The publication contains contributions by regional and international experts: Natalia Antelava, Coda Story; Ana Divali and Revaz Koiava, Caucasian House; Arzu Geybulla; Richard Giragosian, Regional Studies Center; Melissa Hooper, Human Rights First; Adam Hug (ed.), Foreign Policy Centre; Rasto Kuzel, Memo 98; Dr David Lewis, University of Exeter; Ben Nimmo, Atlantic Council; and Dr Justin Schlosberg, Birkbeck, University of London. Kindly supported by the Open Society Foundations as part of the FPC's Exporting Repression project.


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> Iran Human Rights Review: Due Process

[Cover of Iran Human Rights Review: Due Process]

Mahmood Amiry-Moghaddam (Ed.), Tahirih Danesh (Ed.)

February 2017

In this latest issue, the Iran Human Rights Review focuses on due process in the Iranian legal system. The review contains contributions from experienced human rights lawyers, activists and defenders. The Iran Human Rights Review: Due Process focuses on a number of key issues including the legal history of Iran and the current legal system of the Islamic Republic laws, with a particular focus on areas that either are in need of or are open to improvement to provide access to justice and ensure the legal system follows due process. The key arrears for improvement include resolving the tensions between Iran's national codes, its international commitments and its religiously inspired 'qesas' laws, with a particular focus on the use of the death penalty and juvenile executions.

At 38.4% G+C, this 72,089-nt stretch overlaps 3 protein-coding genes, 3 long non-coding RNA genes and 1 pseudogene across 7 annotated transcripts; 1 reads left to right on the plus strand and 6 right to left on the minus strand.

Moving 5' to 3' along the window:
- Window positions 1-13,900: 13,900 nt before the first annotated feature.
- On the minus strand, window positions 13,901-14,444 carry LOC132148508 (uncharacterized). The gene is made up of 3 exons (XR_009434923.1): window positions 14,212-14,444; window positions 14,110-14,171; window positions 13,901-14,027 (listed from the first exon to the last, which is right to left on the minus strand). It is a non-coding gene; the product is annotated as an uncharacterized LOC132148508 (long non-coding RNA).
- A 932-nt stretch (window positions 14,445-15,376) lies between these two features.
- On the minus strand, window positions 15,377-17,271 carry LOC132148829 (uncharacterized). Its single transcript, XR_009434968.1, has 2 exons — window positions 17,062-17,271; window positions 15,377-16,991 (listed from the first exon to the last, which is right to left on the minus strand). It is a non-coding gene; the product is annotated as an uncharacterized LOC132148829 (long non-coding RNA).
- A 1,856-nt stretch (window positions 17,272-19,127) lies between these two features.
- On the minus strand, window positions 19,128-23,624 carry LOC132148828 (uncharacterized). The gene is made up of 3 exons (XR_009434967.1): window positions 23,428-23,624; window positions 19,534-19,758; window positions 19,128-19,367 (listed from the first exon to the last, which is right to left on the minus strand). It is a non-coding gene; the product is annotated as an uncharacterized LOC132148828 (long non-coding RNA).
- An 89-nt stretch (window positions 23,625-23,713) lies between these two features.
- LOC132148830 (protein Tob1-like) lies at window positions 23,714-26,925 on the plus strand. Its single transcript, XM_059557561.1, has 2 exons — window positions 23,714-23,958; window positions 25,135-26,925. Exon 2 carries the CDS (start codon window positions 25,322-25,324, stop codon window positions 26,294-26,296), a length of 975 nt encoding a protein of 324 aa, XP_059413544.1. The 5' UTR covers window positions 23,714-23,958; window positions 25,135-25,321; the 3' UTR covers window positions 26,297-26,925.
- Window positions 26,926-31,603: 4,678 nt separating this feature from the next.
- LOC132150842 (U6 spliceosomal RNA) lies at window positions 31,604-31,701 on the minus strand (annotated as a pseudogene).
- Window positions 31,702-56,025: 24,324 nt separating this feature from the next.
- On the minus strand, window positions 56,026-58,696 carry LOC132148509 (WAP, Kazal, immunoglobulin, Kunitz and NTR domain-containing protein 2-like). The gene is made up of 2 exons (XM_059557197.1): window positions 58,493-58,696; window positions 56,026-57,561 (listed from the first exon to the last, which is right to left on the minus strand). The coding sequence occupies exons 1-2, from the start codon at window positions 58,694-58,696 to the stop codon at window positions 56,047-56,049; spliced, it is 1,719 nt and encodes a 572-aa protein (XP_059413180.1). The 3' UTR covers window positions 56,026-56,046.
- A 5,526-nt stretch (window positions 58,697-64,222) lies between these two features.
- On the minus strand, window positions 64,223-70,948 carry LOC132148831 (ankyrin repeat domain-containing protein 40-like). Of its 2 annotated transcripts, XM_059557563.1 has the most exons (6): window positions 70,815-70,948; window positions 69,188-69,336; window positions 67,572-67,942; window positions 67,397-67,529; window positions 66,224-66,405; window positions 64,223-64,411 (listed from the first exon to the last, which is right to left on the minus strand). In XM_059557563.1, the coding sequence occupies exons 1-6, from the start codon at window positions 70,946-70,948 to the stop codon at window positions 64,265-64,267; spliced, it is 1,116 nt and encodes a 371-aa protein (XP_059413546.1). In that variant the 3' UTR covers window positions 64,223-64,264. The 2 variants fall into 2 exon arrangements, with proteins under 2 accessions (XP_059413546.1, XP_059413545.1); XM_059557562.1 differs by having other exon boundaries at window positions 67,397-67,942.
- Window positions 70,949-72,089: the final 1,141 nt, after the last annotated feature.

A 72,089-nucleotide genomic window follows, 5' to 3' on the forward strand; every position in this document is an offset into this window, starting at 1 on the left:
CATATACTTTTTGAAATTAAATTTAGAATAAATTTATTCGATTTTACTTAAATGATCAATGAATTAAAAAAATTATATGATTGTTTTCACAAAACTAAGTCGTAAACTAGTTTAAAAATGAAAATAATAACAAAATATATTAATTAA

The Iran Human Rights Review: Due Process edition was edited by Tahirih Danesh and Mahmood Amiry-Moghaddam. It contains contributions from experienced human rights lawyers, activists and defenders such as the former UN Special Rapporteur on Human Rights in Iran, Dr Ahmed Shaheed and a number of other experts including Roya Kashefi, Sedigheh Vasmaghi, Shahin Milani, Ladan Boroumand, Kamyar Behrang, Azin Tadjdini, Araz Fanni, Behrouz Javid-Tehrani and Rebin Rahmani. Leading international lawyer Geoffrey Robertson QC has kindly provided the foreword.


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> No shelter: the harassment of activists abroad by intelligence services from the former Soviet Union

[Cover of No shelter: the harassment of activists abroad by intelligence services from the former Soviet Union]

Exporting Repression series

Adam Hug (Ed.)

November 2016 Hard copy: £7.95, plus £1 p+p.